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Hoffmann, R. A wiki for the life sciences where authorship matters. Nature Genetics (2008)

Decreased lipid efflux and increased susceptibility to cholesterol- induced apoptosis in macrophages lacking phosphatidylcholine transfer protein.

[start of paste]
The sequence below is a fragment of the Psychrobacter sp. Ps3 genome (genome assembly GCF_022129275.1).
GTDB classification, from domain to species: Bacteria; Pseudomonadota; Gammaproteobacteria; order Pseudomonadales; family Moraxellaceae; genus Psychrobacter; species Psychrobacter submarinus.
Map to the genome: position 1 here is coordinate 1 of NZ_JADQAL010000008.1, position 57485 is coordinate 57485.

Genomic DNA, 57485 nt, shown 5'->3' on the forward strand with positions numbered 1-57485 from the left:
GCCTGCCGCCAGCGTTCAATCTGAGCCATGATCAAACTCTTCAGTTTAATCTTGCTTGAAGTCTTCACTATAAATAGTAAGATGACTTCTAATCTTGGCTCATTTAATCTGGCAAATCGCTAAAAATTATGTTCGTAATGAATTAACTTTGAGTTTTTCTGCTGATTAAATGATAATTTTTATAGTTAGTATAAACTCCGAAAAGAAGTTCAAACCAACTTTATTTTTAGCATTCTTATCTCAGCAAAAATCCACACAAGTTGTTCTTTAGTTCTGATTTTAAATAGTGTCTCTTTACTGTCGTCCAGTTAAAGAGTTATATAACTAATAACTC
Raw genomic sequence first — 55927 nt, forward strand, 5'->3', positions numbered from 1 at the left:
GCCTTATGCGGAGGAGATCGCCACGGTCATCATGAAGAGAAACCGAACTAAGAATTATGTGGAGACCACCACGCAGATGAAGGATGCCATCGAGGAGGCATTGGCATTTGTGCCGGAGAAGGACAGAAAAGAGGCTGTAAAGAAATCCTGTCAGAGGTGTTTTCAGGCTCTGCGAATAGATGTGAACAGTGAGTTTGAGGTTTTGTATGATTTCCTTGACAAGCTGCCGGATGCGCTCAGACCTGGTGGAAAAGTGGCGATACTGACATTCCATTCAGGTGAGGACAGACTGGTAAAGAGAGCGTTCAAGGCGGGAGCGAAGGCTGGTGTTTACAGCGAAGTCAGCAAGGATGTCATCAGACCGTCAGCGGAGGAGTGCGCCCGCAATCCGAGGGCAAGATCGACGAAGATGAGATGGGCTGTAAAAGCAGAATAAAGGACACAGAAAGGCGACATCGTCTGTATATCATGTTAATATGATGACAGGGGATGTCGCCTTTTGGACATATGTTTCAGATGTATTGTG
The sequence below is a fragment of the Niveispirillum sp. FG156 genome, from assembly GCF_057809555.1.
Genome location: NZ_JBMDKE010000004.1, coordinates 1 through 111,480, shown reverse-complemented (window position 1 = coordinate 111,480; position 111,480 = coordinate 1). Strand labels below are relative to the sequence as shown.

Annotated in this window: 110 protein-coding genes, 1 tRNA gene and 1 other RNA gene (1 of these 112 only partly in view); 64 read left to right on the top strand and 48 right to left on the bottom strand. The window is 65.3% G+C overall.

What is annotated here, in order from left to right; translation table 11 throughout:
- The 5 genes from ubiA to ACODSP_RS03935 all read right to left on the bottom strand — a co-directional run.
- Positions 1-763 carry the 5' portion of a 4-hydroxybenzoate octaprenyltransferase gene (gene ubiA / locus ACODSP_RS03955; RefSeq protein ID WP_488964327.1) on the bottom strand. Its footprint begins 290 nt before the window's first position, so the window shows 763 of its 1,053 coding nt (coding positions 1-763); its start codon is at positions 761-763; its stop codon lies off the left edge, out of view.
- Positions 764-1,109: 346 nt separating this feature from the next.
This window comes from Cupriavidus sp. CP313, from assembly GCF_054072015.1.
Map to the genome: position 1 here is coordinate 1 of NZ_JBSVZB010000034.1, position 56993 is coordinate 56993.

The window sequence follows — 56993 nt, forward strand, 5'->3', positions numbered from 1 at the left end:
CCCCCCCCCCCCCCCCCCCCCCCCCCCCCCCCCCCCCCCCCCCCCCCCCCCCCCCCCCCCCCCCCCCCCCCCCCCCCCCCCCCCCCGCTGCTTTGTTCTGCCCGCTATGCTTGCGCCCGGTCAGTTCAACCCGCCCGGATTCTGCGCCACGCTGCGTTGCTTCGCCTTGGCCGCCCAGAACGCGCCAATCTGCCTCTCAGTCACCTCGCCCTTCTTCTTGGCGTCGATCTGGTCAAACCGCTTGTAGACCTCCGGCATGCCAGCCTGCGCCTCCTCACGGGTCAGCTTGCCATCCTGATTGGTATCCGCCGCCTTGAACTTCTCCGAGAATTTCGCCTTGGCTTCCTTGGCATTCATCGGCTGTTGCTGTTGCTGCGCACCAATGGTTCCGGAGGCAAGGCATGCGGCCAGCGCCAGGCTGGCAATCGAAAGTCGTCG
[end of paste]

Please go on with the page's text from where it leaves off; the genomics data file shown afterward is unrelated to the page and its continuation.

Macrophages are the predominant cellular component of atherosclerotic lesions, where they scavenge oxidatively modified lipoproteins while defending themselves against cholesterol-induced cytotoxicity by adaptive mechanisms that depend in part on the synthesis, distribution and efflux of phosphatidylcholines. PC-TP ( phosphatidylcholine transfer protein) is a START (steroidogenic acute regulatory protein-related lipid transfer) domain protein that catalyses the intermembrane transfer of phosphatidylcholines and promotes apolipoprotein AI-mediated lipid efflux when overexpressed in the cytosol of Chinese-hamster ovary cells. To explore a role for PC-TP in the adaptive responses of macrophages to cholesterol loading, we utilized peritoneal macrophages from mice with homozygous disruption of the gene encoding PC-TP (Pctp(-/-)) and wild-type littermate controls. PC-TP was abundantly expressed in macrophages from wild-type but not Pctp(-/-) mice. In cholesteryl ester-loaded macrophages from Pctp(-/-) mice, the apolipoprotein AI- mediated efflux of phospholipids and cholesterol was decreased. This could be attributed to proportional decreases in the expression levels of ATP-binding cassette A1. Also, in response to free cholesterol loading, the absence of PC-TP from macrophages was associated with marked increases in apoptotic cell death. These findings suggest that PC-TP in macrophages may serve an atheroprotective role by defending against cholesterol-induced cytotoxicity.[1]


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